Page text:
I-15bis in the Winter War
Updated on November 11 2019
The Winter War (Finnish: Talvisota, Russian: Zimnyaya voyna) began with the Soviet invasion of Finland on 30 November 1939 (three months after the outbreak of World War II), and ended with the Moscow Peace Treaty on 13 March 1940.
The Soviet Union claimed that Finland cede substantial border territories in exchange for land elsewhere, claiming security reasons, primarily the protection of Leningrad, which was only 32 km from the Finnish border. Whem Finland refused, the USSR invaded the country.
The Soviets possessed more than three times as many soldiers as the Finns, thirty times as many aircraft, and a hundred times as many tanks. The Red Army, however, had been crippled by Soviet leader Joseph Stalin's Great Purge of 1937. With more than 30,000 of its officers executed or imprisoned, including most of those of the highest ranks, the Red Army in 1939 had many inexperienced senior and mid-level officers. So Finland repelled Soviet attacks for several months, much longer than the Soviets expected, causing heavy losses to the Soviet Army.
After reorganization and adoption of different tactics, the renewed Soviet offensive overcame Finnish defenses at the borders. Finland had to cede more territory than originally demanded by the Soviet Union in 1939, particularly along Lake Ladoga and in Northern Finland.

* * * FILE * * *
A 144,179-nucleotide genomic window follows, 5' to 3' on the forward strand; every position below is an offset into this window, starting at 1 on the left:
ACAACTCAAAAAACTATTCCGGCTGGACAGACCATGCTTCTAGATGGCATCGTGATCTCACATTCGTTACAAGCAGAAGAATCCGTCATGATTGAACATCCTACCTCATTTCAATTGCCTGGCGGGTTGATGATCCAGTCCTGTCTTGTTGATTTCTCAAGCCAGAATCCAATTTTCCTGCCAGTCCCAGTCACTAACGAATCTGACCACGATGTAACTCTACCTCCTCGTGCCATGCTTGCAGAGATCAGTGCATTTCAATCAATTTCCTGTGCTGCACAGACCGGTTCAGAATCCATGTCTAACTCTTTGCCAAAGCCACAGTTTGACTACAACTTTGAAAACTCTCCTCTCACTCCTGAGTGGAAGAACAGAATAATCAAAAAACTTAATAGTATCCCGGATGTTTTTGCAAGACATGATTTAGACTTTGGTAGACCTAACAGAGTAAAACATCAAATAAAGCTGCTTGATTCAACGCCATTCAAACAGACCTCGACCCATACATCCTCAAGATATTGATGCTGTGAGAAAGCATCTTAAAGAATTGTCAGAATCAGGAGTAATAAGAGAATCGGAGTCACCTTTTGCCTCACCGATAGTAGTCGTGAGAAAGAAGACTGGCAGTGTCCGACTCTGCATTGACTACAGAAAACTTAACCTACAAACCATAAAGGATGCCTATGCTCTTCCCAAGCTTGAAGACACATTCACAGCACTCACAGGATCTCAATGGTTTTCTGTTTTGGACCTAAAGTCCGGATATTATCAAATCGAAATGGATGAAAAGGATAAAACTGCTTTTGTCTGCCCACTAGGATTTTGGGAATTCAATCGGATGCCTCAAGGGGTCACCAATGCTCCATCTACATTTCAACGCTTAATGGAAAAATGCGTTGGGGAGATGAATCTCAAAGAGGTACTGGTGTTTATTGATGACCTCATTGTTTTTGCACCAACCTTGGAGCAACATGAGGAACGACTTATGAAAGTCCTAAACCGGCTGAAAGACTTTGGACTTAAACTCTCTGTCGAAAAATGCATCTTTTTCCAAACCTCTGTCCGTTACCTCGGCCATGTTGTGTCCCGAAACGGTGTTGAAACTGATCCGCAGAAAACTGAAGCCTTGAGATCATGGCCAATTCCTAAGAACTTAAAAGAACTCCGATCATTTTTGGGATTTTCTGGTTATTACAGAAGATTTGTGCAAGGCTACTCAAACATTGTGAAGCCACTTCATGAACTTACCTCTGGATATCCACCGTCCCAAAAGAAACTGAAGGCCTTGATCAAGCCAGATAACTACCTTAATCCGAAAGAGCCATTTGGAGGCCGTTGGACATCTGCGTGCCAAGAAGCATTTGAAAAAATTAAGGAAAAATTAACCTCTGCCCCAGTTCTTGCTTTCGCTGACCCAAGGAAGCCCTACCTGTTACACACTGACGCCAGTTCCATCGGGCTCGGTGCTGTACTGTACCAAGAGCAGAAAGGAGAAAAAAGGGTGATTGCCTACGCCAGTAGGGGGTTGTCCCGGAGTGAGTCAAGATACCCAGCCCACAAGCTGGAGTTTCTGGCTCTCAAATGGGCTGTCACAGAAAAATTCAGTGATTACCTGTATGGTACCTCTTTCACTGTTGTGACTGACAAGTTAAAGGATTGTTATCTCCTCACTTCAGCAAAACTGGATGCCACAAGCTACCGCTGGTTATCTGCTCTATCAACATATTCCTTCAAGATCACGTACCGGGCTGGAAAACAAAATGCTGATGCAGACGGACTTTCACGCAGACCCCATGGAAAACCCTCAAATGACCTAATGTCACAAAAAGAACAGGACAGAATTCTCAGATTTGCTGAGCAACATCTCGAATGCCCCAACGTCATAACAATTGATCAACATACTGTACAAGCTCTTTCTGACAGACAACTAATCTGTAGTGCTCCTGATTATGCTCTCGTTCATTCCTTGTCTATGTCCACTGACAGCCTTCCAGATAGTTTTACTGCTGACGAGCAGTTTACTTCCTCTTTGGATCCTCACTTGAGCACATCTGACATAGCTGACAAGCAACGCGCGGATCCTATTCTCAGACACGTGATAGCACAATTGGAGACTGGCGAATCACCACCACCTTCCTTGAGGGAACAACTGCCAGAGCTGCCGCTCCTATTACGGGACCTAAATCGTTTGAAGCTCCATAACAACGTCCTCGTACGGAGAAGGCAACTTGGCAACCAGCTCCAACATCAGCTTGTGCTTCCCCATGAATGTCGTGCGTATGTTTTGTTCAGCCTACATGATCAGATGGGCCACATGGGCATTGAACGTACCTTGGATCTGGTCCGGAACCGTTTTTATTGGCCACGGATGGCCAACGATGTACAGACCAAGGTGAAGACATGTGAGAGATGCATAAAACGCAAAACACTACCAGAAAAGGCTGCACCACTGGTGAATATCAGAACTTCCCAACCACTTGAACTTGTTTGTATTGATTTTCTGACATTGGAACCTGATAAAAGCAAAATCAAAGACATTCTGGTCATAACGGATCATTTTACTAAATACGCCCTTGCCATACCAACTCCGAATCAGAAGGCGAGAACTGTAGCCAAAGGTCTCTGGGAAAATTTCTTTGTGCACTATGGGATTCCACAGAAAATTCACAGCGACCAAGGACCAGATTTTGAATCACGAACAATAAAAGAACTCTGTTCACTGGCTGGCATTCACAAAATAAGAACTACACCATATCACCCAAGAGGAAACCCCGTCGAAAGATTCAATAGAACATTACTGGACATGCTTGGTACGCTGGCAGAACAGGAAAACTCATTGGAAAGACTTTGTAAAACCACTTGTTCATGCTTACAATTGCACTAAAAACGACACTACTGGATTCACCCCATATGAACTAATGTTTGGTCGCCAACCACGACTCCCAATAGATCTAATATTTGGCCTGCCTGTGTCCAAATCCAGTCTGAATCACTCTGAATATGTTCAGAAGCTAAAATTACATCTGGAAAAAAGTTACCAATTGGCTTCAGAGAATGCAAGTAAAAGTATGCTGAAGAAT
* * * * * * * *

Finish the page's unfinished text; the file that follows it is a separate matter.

Hostilities ceased in March 1940 with the signing of the Moscow Peace Treaty.
(text adapted from https://en.wikipedia.org/wiki/Winter_War )
Soviet Air Force (V-VS) utilized mainly planes of the following types: I-15bis, I-153, I-16, R-5, SB, DB-3, TB-3.
They suffered high losses, and some planes that had to made forced landings were captured and reutilized by the Finnish Air Force (Ilmavoimat).
10 'Za Stalina'
I-15bis blue (?) 10 was the plane of HSU Commissar Volosovich of 13 OIAE (means 'Otdelnaya Istrebitelnaya Aviacionnaya eskadrilya' = Detached (independent) fighter squadron), 61 Aviation Brigade. The most prominent feature is the slogan 'Za Stalina!' (for Stalin!). It was painted on November 30, 1940. It's unclear if it was painted for the photo session only, or the plane was flown with it on.
The fuselage star is visible on its upper and lower part, but not in the inscription area; this could depend on some restoration on the photo. The color of the number is unknown, but it appears lighter than the red star on the fuselage (nearly unvisible on the green background) and we can guess it was medium blue. It seems that there is a white spinner, nearly unvisible on the background. The plane has a ski gear, as often seen during the Winter War. The thing on the wing is a lock for the ailerons.
Photo from Polikarpow I-15bis, M:Maslov, Wydawnictwo Militaria
Plane 'red (?) 85' was photographed in 1940, during the Winter War against Finland.
In the profile, the number was drawn as '85', but it could also be a 3-digits number.